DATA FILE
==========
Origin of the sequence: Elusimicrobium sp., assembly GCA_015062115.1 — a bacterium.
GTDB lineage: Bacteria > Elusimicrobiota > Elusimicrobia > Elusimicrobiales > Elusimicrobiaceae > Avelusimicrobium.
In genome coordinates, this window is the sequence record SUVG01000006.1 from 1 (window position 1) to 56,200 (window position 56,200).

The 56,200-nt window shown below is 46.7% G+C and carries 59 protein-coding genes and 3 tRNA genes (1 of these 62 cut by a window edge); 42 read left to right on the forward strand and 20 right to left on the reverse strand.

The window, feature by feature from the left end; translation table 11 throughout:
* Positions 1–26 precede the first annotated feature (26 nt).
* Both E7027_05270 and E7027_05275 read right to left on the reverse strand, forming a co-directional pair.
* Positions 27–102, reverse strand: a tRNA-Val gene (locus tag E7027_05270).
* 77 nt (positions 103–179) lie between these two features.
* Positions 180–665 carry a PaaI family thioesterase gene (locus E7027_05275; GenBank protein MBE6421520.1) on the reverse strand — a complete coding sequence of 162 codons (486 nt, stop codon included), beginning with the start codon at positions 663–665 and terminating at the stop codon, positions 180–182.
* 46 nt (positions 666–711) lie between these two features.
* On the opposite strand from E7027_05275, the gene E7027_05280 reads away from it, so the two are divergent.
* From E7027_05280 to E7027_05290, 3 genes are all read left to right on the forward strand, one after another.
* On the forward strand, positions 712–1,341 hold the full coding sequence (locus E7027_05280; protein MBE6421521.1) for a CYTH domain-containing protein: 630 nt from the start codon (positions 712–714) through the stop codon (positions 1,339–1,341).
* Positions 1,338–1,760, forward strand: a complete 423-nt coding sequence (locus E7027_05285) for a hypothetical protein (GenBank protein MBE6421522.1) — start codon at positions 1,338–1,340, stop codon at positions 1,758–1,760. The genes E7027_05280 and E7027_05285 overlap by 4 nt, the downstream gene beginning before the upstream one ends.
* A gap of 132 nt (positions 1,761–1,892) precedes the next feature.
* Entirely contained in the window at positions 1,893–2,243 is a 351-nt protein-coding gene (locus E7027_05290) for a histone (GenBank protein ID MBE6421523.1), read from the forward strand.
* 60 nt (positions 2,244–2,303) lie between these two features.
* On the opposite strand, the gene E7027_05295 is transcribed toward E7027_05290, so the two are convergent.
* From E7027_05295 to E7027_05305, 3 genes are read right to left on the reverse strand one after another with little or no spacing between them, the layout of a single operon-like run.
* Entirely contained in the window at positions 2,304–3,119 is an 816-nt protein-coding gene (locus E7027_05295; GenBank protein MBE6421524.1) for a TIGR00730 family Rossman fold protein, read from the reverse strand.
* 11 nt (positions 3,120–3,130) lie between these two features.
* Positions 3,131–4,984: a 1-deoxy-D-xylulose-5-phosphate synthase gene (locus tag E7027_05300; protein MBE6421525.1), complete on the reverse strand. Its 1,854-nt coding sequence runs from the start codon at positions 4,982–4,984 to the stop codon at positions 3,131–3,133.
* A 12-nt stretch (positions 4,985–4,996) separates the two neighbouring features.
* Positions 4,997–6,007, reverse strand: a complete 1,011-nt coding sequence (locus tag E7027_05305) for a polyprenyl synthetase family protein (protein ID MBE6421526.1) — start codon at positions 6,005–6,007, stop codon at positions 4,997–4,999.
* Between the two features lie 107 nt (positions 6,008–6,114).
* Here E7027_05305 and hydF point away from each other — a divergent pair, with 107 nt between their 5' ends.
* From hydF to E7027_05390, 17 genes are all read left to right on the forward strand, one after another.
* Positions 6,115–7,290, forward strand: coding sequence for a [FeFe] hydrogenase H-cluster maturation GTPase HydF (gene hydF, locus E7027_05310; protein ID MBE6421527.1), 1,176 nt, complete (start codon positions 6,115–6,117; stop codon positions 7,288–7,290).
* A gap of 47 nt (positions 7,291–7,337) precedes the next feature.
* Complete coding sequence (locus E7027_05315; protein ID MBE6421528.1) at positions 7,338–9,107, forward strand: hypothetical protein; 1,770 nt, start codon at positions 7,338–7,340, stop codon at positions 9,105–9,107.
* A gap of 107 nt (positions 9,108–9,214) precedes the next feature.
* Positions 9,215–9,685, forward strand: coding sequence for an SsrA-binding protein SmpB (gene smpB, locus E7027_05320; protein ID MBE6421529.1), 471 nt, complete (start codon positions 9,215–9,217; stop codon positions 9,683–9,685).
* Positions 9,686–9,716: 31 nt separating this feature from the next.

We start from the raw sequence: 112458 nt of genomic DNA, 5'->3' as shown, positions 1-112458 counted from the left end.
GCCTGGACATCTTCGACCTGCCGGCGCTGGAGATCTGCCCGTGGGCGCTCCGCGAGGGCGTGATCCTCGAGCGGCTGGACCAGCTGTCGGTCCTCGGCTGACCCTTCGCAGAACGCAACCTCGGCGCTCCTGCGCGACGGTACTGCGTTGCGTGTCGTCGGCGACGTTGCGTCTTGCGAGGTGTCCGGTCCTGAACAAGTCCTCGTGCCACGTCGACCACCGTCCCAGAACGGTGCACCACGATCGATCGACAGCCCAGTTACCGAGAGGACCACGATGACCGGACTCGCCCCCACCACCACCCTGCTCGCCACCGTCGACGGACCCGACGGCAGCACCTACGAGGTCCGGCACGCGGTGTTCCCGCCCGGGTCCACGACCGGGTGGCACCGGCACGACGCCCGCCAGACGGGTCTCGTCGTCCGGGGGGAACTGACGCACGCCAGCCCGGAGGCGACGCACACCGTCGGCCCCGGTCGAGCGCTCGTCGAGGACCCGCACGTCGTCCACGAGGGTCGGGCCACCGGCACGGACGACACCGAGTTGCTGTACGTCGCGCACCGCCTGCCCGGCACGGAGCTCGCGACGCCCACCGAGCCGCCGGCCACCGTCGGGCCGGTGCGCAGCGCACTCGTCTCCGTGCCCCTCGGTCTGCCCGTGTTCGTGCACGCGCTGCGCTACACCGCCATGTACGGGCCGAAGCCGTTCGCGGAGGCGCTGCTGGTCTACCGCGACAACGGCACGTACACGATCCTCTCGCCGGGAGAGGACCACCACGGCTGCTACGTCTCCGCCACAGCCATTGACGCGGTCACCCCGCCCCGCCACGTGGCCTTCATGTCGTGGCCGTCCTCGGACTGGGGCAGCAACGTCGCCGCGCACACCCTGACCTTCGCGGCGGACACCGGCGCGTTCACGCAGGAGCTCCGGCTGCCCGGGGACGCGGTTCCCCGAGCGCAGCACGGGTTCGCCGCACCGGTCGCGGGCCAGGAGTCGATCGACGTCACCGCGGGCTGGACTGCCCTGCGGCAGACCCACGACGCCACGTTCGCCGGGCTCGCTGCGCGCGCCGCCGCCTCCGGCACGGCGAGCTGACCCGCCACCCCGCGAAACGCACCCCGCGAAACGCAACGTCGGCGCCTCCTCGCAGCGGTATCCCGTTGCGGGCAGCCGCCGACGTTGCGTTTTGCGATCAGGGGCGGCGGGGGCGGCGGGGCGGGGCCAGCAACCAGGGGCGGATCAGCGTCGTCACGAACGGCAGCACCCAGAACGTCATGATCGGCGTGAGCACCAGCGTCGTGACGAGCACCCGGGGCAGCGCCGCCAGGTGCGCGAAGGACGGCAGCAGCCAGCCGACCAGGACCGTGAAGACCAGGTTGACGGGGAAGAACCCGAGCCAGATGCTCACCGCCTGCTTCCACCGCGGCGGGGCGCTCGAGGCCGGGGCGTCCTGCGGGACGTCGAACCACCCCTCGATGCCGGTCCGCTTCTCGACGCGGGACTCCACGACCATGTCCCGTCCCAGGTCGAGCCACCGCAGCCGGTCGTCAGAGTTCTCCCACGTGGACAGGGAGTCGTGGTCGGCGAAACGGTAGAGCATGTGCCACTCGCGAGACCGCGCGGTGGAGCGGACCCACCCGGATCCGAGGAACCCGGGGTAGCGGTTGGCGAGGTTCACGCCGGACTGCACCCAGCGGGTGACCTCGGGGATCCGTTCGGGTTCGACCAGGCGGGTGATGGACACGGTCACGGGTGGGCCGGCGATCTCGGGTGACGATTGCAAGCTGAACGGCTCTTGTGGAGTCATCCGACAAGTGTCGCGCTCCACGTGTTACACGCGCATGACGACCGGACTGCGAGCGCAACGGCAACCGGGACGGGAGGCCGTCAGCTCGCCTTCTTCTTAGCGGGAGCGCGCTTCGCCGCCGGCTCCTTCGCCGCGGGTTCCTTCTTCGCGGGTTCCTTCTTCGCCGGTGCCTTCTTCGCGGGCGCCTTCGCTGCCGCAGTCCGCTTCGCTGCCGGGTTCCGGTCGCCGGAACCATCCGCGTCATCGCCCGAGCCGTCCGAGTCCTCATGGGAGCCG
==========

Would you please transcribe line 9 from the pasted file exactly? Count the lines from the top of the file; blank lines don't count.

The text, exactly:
* 77 nt (positions 103–179) lie between these two features.